As all this was transpiring, an old female servant called Burayka, owned by one of our Kurdish comrades called ‘Ali ibn Mahbub, was standing there in the midst of our horsemen on the bank of the river with a jar in her hand, filling it with water and giving it to our men to drink. Most of our comrades who were on that elevated spot, once they saw the Franks advancing in such numbers, rushed back towards the city. But that she-devil just stood there, unafraid of the fearsome events taking place.
I will now mention something concerning this Burayka, even though it’s not the place for it, but conversation drifts from one topic to another.  Her master, ‘Ali, was a pious man and never drank wine. One day he said to my father, ‘By God, amir, I do not consider it licit to subsist on an official stipend. I will not subsist on anything other than what Burayka brings in.’
So this idiot thinks that that illicit profit was more lawful than the stipend by which he was employed!221
This servant-woman had a son named Nasr, an older man, and he, along with another man called Baqiya ibn al-Usayfir, used to act as the supervisor of some lands that belonged to my father (may God have mercy upon him). This Baqiya related the following to me:
One night, I went into town on my way to my house on some errand I had to do. As I approached the town, I could see between the tombstones some sort of shape by the light of the moon, a shape neither human nor beast. So I stopped and stood a way off, in fright. But then I said to myself, ‘I’m Baqiya, am I not? Should I be afraid of some solitary thing?’ So I put down my sword,222 leather shield and javelin and crept ahead, inch by inch. As I did so, I could hear a voice coming from that shape and some vulgar singing. Once I had got close to it, I pounced on top of it, holding my dagger in my hand. I grabbed on to it and what should it be but Burayka, head uncovered, hair all wild, sitting astride a reed, neighing and traipsing about the tombs. ‘Shame on you!’ I said. ‘What are you getting up to at this hour in such a place?’ ‘I am practising black magic,’ she replied. And so I said to her, ‘May God abominate you and your magic, and out of all the crafts, may He abominate this craft of yours!’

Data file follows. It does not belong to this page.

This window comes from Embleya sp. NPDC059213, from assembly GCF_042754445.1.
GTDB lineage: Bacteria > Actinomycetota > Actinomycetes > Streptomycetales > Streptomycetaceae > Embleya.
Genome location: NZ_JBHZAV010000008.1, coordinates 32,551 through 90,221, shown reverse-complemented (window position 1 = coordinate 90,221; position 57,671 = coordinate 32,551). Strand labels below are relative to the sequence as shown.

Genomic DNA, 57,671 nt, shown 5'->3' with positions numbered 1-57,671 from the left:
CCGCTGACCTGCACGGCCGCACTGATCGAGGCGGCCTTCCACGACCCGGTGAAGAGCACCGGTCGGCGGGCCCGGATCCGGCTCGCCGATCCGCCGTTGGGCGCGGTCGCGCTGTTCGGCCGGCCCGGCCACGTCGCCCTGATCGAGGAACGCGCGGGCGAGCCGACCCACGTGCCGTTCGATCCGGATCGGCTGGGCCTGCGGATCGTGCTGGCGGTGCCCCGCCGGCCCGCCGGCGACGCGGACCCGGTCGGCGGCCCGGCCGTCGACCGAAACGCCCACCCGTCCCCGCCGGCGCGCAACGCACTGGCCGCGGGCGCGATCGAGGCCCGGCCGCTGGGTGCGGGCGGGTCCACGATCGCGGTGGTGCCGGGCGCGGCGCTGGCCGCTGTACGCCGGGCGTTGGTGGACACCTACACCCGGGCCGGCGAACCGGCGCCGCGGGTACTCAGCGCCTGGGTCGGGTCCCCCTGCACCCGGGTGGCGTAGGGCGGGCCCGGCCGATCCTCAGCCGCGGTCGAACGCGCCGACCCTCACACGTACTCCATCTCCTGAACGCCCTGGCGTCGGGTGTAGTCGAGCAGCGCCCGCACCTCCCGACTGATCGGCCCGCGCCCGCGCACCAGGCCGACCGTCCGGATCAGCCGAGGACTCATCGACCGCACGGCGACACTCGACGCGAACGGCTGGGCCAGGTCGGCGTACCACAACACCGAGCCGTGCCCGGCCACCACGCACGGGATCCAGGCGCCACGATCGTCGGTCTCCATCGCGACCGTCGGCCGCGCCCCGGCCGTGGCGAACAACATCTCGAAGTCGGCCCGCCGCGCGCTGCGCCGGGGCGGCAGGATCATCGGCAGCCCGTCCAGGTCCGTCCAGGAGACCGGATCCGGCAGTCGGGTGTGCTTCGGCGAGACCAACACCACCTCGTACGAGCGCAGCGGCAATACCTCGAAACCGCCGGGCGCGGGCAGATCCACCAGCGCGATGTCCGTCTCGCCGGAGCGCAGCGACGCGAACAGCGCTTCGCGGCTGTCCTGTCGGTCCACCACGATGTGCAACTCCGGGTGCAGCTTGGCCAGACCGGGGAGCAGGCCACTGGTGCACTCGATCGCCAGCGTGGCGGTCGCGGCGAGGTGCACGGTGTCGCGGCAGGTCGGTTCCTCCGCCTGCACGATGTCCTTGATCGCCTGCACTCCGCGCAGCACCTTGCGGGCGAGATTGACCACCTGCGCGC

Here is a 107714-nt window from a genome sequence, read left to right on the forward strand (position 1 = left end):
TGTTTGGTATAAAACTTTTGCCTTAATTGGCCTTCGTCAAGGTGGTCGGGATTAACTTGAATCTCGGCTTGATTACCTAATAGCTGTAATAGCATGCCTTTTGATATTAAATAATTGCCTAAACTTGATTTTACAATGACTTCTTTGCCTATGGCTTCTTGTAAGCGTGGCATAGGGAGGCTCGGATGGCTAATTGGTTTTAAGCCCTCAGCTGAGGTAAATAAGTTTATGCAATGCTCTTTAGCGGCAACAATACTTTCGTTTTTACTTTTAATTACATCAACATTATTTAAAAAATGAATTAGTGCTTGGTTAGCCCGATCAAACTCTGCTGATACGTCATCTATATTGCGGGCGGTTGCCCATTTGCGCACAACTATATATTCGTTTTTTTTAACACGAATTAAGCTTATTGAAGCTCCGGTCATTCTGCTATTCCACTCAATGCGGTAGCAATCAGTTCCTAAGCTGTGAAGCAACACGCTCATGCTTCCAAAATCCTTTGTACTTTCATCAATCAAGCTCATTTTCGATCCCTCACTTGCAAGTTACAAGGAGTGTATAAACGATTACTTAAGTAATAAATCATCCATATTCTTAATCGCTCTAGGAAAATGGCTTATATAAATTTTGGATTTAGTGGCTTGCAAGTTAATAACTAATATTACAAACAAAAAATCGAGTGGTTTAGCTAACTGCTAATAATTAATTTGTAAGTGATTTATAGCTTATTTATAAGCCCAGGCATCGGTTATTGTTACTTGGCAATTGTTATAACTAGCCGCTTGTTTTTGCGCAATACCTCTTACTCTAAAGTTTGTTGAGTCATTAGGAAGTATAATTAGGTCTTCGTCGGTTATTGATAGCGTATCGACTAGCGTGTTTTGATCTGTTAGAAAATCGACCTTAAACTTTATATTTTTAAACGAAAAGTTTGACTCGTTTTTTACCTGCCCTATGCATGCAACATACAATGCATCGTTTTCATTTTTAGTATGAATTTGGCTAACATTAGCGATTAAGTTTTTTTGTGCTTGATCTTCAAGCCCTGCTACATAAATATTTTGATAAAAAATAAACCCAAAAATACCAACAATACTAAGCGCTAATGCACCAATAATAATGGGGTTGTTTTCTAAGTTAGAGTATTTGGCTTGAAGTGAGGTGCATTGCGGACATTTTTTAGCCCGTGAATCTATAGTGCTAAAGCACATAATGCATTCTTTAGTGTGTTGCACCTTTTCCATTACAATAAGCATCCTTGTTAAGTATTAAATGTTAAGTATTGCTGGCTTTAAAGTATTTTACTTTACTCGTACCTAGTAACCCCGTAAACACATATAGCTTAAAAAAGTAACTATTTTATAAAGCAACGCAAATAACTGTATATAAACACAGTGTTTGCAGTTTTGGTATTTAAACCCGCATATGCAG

§ The Bravery of Usama’s Aunt
The strength of that bitch’s spirit reminds me of the events that happened in connection with our women during the battle between us and the Isma’ilis, even though Burayka and our women were hardly of the same sort.
 On that day, the leader of the group of Isma’ilis, ‘Alwan ibn Harrar, and my cousin Shabib (may God have mercy upon him) encountered one another in the citadel. Shabib was the same age as me and we were born on the very same day, Sunday, 27 Jumada al-Akhira in the year 488 (4 July 1095), though he had not seen battle prior to that day, whereas I had become a master of it.
‘Alwan wanted to put Shabib under his obligation, so he said to him, ‘Go back to your home, carry off whatever you can and get out of here. You won’t be killed. We’ve already taken the castle.’
So Shabib returned to his house and said, ‘If anyone has any valuable things, give them to me.’ He said this to his aunt and his uncle’s women. Every one of them gave him something.
As he was doing this, a figure suddenly entered the house wearing a mail hauberk and a helmet, with a sword and shield. When Shabib saw this figure, he felt certain of death. The figure threw off its helmet and behold! It was his aunt, the mother of his cousin Layth al-Dawla Yahya (may God have mercy upon him).
‘What is it you are intending to do?’ she asked him.
‘I’m taking whatever I can carry and then I’ll climb down from the castle on a rope and go and make my way in the world,’ he replied.
‘What a wicked thing you are doing! You would leave the daughters of your uncle and the rest of your household in the hands of these cotton-carders223 and just take off? What sort of life would you be living, brought to shame in the eyes of your family and fleeing from them? Get out there and fight for your family until you are killed in their midst! And may God do something with you, and do it again!’224
And so she (may God have mercy upon her) prevented him from fleeing. After that, Shabib became one of our most noted horsemen.